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The Injustice of a New Justice BY Will McDowell

Photo Courtesy of CBS News

“My most fervent wish is that I will not be replaced until a new president is installed,” Supreme Court Justice Ruth Bader Ginsburg said days before her passing. Instead of respecting her wish, President Donald Trump quickly decided to nominate a new member to the Court. This decision rightfully received immediate backlash due to its hypocritical and unethical nature. Furthermore, the nominee, Amy Coney Barrett, is underqualified for the position, showing the urgency and lack of care of the president to get a new member in the Court just weeks before the election.

The sheer hypocrisy of this decision is impossible to ignore. In 2016, President Barack Obama nominated Judge Merrick Garland to the Supreme Court nearly a year before his term ended. In response, Republican members of the Senate would not let the nomination move forward. On July 20, 2016, Garland broke the record for the longest gap between a Supreme Court nomination and confirmation of 125 days, which stood for 100 years. However, after Trump took over as president and nominated Neil Gorsuch to the Court, he was confirmed by the Republican-majority Senate in less than three months, shining a spotlight on the double standard in the length of the confirmation period.

It is easy to draw similarities to Trump’s recent Supreme Court nomination and point out the hypocrisy. Only 46 days before the day of the election, Ginsburg’s seat was left open. With less than a fifth of the time that Obama had before the election, Trump and the Republican party went back on their stance from the previous election, and Barrett was nominated to the Supreme Court.

It is unethical to use Ginsburg’s death as an opportunity to benefit a political party.

Following her death, Trump seemed to respond with respect in his words; however, his actions told a different story. While he did not immediately bring up the idea of a replacement candidate when hearing of Ginsburg’s death, he soon invalidated this by searching for nominee candidates. By ignoring her dying wish of not being replaced until after the election, a lack of respect and remorse is shown to the passing of a great figure in American history and the fight for women’s rights.

Barrett is unfit and unqualified for a position on the Supreme Court not because of her political stance, but because of her moral beliefs and lack of judicial knowledge. Barrett’s mentors, including Justice Antonin Scalia, were openly against same-sex partnership, in favor of denying basic rights to people solely based on their sexual orientation. However, this kind of discrimination is not the only thing making her unfit as a Supreme Court Justice. Other concerns came up during her confirmation hearing.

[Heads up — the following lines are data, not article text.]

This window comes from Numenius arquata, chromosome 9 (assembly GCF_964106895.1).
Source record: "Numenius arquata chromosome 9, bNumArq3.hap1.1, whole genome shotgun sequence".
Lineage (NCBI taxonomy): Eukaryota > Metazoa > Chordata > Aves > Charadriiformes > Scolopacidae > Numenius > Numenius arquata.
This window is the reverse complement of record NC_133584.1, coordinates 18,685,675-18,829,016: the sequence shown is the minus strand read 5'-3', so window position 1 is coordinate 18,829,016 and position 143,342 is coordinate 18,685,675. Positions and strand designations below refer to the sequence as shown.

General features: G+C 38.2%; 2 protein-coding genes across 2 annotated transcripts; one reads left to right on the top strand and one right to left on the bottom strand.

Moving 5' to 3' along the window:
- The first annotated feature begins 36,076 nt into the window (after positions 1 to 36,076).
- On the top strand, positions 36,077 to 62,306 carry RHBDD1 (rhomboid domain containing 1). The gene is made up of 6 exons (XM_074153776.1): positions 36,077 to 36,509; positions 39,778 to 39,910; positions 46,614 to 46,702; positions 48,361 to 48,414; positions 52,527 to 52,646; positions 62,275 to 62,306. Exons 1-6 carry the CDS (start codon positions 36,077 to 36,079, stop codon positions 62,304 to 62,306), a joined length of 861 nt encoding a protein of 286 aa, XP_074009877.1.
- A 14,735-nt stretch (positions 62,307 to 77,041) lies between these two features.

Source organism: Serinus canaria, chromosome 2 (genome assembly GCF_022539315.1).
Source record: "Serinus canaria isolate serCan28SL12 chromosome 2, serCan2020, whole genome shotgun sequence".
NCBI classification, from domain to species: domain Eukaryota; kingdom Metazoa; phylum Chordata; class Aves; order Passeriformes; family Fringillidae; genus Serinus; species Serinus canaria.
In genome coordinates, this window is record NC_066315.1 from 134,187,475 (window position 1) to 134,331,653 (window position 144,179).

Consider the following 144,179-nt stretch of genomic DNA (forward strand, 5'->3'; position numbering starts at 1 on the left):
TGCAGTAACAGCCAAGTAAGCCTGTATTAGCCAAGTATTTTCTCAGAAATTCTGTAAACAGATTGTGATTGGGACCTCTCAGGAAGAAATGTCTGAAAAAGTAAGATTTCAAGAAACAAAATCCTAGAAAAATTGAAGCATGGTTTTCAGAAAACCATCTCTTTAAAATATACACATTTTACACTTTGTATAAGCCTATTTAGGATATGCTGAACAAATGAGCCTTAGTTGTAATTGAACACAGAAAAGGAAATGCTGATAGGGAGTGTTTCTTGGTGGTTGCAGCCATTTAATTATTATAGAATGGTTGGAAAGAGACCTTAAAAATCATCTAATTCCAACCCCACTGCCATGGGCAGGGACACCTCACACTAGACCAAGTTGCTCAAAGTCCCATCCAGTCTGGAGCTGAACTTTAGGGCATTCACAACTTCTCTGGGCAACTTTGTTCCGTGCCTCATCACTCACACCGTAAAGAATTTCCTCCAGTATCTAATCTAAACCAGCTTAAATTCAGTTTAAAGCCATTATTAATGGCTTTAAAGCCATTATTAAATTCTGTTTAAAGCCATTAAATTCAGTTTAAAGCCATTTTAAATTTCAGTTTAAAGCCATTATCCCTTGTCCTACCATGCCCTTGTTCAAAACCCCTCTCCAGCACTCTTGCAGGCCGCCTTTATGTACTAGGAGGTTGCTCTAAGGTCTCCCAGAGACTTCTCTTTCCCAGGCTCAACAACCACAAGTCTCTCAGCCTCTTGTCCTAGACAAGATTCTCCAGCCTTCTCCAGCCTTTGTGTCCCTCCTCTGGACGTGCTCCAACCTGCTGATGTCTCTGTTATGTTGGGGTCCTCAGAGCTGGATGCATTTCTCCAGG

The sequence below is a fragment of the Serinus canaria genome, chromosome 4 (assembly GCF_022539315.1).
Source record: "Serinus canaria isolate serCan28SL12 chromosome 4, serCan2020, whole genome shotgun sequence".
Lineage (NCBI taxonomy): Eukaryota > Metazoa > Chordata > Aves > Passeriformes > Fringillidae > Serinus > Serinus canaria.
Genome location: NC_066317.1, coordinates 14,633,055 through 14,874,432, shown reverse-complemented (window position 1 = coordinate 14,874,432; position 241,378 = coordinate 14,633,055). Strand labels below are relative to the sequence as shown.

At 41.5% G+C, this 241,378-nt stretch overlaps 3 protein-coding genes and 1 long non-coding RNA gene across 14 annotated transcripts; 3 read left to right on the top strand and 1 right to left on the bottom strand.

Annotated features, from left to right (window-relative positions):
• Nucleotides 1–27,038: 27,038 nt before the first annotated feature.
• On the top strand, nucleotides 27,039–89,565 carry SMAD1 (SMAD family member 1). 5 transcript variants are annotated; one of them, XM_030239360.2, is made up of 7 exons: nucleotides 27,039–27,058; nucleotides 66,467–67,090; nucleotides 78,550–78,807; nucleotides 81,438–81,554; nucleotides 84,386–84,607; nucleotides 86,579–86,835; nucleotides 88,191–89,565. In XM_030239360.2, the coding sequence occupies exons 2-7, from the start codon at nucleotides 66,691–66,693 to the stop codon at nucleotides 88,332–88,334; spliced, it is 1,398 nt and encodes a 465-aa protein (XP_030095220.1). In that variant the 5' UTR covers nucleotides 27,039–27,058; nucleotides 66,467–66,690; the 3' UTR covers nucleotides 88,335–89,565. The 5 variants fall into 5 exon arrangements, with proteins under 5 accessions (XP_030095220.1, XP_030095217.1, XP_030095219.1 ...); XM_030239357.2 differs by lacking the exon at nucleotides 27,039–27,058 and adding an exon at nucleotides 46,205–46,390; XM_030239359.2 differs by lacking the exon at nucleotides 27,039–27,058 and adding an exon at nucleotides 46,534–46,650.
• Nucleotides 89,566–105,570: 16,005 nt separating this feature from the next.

“I have read things about climate change... I would not say I have firm views on it,” Barrett said. This basic denial of facts and refusal to have an opinion makes her unfit for the Supreme Court because as a justice, she will have to look at the facts and choose a side. If she does not even have an opinion on something like climate change, how will she make tough decisions as a justice?

Lastly, in her confirmation hearing, she was not even able to recall the five freedoms of the First Amendment. While this may just be due to the pressure of the hearing or simply a one time mistake, she will be under similar pressure when making decisions on the Supreme Court. The fact is, there are elementary school students who seem to know the Bill of Rights better than Barrett and, given the vast number of capable candidates, she is far from the most qualified.

In 2018, Republican Senator Lindsey Graham of South Carolina said that if there was any opening in the Supreme Court within a year of the election, the nomination would have to wait until after the election. Instead, the party has gone ahead with the process in order to make up for the election they are currently projected to lose. Ultimately, the blatant hypocrisy and immorality of this decision shows the desperation and grasp for power in the judicial branch from the Republican Party.